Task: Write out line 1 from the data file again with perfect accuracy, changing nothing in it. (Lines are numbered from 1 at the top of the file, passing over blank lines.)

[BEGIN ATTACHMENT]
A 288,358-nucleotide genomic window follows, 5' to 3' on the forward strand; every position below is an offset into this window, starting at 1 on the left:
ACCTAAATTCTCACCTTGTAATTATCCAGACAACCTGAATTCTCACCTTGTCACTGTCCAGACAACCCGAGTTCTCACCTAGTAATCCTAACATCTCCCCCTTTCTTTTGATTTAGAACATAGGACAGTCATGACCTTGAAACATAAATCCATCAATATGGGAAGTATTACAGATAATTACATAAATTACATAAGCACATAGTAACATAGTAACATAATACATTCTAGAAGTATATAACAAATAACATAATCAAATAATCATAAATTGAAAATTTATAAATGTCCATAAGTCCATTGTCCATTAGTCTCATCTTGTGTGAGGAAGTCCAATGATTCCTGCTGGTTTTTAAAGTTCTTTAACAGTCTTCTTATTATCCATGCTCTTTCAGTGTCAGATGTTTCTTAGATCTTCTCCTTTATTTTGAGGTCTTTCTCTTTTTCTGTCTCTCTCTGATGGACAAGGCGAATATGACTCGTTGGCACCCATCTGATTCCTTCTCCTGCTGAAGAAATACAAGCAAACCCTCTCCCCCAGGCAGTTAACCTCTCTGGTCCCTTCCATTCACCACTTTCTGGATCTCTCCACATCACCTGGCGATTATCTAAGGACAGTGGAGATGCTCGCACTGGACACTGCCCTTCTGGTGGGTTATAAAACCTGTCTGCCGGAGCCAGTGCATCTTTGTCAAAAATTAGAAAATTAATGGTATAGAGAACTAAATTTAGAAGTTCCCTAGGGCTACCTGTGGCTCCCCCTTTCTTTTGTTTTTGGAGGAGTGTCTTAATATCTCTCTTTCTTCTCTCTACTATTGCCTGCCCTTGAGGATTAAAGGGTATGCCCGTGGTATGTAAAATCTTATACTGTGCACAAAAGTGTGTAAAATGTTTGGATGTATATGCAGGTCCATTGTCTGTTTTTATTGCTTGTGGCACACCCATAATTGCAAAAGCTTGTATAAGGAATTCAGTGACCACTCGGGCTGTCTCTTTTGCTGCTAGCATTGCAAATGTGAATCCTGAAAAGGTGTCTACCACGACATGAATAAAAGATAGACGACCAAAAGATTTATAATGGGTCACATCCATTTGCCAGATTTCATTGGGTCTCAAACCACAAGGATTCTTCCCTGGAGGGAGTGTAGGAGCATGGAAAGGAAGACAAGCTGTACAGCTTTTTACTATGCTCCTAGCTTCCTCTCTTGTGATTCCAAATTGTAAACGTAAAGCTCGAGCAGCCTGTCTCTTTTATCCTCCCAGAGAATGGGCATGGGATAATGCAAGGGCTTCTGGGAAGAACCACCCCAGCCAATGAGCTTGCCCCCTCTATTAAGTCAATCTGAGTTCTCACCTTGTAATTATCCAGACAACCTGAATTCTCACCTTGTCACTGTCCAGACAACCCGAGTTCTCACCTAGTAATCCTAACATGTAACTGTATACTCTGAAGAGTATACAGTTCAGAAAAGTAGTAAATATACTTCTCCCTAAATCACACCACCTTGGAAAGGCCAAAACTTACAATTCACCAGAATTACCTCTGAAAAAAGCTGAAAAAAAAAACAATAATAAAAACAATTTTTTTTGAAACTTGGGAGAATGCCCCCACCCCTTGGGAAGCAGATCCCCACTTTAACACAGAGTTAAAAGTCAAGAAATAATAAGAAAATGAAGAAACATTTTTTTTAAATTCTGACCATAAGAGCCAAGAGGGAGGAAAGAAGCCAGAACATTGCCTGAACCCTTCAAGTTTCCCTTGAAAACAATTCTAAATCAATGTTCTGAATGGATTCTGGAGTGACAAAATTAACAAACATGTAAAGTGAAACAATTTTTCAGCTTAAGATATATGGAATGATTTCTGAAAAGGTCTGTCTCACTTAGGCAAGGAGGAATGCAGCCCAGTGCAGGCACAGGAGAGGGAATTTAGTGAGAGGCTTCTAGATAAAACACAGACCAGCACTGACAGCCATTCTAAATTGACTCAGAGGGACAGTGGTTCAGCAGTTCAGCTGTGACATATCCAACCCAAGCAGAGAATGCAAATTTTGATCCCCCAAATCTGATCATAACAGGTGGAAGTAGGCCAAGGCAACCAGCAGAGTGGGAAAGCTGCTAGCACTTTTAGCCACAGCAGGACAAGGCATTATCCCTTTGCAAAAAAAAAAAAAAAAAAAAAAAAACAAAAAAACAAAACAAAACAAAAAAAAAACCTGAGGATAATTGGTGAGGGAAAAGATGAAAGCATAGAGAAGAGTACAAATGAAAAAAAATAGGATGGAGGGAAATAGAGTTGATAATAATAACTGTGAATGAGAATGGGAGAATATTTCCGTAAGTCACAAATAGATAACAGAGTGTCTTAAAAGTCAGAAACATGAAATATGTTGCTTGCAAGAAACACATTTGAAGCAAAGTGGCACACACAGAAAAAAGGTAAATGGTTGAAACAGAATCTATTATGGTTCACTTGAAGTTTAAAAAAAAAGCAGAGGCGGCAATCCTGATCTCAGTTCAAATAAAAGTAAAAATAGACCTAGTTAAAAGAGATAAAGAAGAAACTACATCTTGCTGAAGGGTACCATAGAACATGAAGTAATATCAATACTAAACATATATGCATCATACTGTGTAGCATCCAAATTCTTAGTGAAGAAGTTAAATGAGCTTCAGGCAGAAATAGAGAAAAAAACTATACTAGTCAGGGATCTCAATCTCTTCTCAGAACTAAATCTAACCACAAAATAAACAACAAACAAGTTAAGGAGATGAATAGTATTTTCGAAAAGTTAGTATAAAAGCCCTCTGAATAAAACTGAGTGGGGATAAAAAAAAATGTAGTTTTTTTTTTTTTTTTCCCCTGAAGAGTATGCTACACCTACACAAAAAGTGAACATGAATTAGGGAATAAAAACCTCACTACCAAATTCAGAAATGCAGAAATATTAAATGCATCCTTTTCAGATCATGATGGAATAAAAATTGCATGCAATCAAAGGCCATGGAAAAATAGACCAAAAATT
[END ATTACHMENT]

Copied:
A 288,358-nucleotide genomic window follows, 5' to 3' on the forward strand; every position below is an offset into this window, starting at 1 on the left: